• The I/O voltage value sometimes called the external voltage, is the level required by the CPU's input and output circuitry.
  • In modern processors I/O and the core voltage values typically differ.
What do voltage ID (VID) pins do?
  • On modern processors VIDs send a signal containing the exact voltage requirements to the voltage regulator module (VRM) on the motherboard.
  • The RM then supplies that specific power to the CPU. Not all motherboards include a VRM. On a few motherboards, you must set jumpers or switches to match the voltage supplied to the CPU with what it requires. If you supply the wrong voltage you can ruin the CPU.
What is the significance of the number of transistors in a CPU?
The count of the transistors (microscopic electronic switches) provides a rough estimate of the size and complexity of the chip.
Internal specifications for Processors listed on 4-11 to 4-12.
See book II
What is a chipset?
  • One or more chips, packaged into a single unit and sold together, that perform a set of functions in a computer.
  • The chipset doesn't actually include the CPU. However each chipset is designed to support a select few CPUs.
  • Sometimes the "term" chipset is used with video adapter cards. In those cases the video chipset combines what used to be separate video chips into a single chip or unit.
The term chipset is most often used to describe the core features of a computer which often include:
  • memory control
  • system bus functions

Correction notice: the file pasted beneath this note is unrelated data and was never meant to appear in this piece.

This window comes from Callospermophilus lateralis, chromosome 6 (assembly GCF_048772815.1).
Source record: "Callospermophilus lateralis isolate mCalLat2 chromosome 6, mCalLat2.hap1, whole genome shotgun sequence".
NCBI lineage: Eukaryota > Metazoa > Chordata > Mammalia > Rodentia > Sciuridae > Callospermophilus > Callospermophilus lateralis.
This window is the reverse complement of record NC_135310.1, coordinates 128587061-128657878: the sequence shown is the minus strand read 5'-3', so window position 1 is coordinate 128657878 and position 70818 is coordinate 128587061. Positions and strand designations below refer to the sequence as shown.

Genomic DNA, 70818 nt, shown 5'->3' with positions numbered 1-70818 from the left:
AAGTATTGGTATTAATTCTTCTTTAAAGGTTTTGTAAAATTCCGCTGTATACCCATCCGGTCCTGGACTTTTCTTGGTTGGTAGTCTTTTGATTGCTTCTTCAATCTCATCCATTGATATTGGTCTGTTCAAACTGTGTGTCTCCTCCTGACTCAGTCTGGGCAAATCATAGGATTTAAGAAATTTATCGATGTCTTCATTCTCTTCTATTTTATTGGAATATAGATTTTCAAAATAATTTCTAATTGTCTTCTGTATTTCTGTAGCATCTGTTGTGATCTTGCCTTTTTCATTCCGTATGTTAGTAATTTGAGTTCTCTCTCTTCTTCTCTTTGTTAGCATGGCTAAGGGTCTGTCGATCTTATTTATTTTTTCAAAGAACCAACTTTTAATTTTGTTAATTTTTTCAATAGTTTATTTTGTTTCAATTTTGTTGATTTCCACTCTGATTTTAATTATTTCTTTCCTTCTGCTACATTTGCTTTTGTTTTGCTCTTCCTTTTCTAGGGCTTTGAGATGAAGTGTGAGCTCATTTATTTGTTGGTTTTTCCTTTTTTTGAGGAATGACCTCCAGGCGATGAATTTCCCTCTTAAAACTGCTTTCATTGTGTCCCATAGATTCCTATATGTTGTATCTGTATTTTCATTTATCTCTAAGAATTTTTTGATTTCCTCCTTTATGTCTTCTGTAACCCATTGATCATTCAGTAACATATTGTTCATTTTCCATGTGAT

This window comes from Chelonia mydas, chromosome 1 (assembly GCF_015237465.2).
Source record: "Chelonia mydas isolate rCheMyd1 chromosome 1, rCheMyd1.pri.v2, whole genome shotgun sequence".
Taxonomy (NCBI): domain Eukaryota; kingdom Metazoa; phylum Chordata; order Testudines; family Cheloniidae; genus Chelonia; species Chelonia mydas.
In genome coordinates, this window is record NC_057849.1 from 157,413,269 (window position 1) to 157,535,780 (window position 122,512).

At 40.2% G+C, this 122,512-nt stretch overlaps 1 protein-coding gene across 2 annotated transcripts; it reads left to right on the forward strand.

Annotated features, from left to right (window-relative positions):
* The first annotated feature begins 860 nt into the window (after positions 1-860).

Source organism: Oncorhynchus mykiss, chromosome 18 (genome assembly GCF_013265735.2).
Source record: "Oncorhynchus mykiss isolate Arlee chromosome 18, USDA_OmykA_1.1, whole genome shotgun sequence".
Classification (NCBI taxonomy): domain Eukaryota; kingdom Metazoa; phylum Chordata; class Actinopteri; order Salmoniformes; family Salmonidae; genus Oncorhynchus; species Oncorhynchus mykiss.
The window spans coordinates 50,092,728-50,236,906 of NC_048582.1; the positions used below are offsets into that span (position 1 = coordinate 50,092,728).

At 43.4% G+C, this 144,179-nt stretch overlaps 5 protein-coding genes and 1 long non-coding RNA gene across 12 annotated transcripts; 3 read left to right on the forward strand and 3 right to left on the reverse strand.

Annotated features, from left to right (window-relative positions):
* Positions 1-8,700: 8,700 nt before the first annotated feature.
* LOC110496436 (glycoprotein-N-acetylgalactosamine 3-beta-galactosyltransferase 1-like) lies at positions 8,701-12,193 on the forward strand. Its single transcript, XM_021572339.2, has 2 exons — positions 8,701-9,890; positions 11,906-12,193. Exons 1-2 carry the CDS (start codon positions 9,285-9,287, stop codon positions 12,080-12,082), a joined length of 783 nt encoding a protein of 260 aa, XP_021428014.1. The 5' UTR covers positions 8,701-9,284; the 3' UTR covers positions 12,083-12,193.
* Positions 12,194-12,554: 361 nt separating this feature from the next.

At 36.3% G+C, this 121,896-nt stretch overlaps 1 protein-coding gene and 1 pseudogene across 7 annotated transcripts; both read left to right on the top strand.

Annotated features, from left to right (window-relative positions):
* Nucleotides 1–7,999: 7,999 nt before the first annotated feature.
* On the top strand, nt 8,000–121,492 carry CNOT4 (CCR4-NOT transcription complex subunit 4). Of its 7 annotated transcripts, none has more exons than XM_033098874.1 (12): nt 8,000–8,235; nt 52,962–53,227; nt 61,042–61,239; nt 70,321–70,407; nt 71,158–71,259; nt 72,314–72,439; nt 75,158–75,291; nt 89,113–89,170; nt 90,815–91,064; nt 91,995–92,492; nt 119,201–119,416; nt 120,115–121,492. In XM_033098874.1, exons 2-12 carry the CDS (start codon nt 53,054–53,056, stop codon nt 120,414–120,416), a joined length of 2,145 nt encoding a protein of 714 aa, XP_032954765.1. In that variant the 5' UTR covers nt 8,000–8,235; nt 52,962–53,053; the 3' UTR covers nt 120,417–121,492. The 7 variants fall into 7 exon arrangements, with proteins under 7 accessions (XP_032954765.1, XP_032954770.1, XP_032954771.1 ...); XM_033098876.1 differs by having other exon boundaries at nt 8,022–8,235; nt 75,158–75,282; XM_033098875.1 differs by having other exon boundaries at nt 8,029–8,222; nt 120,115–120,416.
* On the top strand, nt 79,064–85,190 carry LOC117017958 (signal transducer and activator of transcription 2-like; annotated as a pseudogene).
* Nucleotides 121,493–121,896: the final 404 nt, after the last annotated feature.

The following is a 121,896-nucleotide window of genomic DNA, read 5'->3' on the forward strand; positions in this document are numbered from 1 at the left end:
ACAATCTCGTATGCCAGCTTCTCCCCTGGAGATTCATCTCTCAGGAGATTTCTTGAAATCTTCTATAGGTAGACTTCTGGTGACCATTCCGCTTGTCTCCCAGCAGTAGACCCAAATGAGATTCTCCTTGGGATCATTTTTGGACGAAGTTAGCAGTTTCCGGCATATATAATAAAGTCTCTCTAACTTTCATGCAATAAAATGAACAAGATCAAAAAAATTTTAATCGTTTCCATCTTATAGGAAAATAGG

• audio functions
  • video display functions
  • system management functions
What is the Northbridge chip and what does it do?
  • One of the most important components of a PC chipset. works with CPU.
  • The Northbridge chip controls interactions between the CPU, memory, AGP video control circuitry, and the Southbridge.
What is the Southbridge chip and what does it do?
  • One of the most important components of a PC chipset. works with CPU.
  • The Southbridge chip controls interactions between buses and devices not controlled by the Nothrbridge, including the standard PCI expansion bus, floppy drive controller, and serial, parallel, and PS/2 keyboard and mouse ports.
What is a die?
  • Any type of microchip is made up of microscopic wires, transistors, and other components.
  • This plain chip is called a die.
  • Due to the size differences between the wires on teh die and the circuit boards of your computer, the die can't be connected directly tot he circuit board.
What is a package?
  • Houses the die.
  • A case made from plastic, ceramic, glass, metal or other material, plus wires and connectors that bridge the microscopic connections on the die with the external circuitry.
  • A package may also include support function chips, memory, and cooling-related components.
A PDIP (plastic dual inline package). Older package that used connectors that were large compared to the die.
Pin Grid Array Package